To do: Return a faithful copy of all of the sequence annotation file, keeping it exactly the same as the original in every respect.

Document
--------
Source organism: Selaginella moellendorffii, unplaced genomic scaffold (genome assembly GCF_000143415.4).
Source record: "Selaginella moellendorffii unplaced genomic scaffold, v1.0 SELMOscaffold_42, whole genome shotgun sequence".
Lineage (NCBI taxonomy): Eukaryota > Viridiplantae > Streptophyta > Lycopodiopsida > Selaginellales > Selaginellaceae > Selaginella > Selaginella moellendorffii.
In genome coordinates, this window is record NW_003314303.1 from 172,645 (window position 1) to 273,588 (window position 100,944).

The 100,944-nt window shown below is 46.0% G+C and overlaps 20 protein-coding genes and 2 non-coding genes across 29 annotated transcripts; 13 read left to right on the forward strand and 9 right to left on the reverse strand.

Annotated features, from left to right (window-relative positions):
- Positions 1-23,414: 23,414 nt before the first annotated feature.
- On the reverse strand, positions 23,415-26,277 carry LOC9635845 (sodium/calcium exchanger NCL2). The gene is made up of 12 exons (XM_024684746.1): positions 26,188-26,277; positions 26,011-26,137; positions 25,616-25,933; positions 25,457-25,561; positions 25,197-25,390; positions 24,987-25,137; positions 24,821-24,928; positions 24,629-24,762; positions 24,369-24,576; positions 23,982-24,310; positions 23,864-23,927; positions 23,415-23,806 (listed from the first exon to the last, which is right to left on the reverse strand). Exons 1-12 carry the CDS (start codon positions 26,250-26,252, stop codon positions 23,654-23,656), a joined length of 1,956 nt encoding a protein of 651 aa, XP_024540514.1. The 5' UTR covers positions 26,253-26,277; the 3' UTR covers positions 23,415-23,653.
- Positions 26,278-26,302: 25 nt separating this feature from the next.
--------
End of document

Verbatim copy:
Source organism: Selaginella moellendorffii, unplaced genomic scaffold (genome assembly GCF_000143415.4).
Source record: "Selaginella moellendorffii unplaced genomic scaffold, v1.0 SELMOscaffold_42, whole genome shotgun sequence".
Lineage (NCBI taxonomy): Eukaryota > Viridiplantae > Streptophyta > Lycopodiopsida > Selaginellales > Selaginellaceae > Selaginella > Selaginella moellendorffii.
In genome coordinates, this window is record NW_003314303.1 from 172,645 (window position 1) to 273,588 (window position 100,944).

The 100,944-nt window shown below is 46.0% G+C and overlaps 20 protein-coding genes and 2 non-coding genes across 29 annotated transcripts; 13 read left to right on the forward strand and 9 right to left on the reverse strand.

Annotated features, from left to right (window-relative positions):
- Positions 1-23,414: 23,414 nt before the first annotated feature.
- On the reverse strand, positions 23,415-26,277 carry LOC9635845 (sodium/calcium exchanger NCL2). The gene is made up of 12 exons (XM_024684746.1): positions 26,188-26,277; positions 26,011-26,137; positions 25,616-25,933; positions 25,457-25,561; positions 25,197-25,390; positions 24,987-25,137; positions 24,821-24,928; positions 24,629-24,762; positions 24,369-24,576; positions 23,982-24,310; positions 23,864-23,927; positions 23,415-23,806 (listed from the first exon to the last, which is right to left on the reverse strand). Exons 1-12 carry the CDS (start codon positions 26,250-26,252, stop codon positions 23,654-23,656), a joined length of 1,956 nt encoding a protein of 651 aa, XP_024540514.1. The 5' UTR covers positions 26,253-26,277; the 3' UTR covers positions 23,415-23,653.
- Positions 26,278-26,302: 25 nt separating this feature from the next.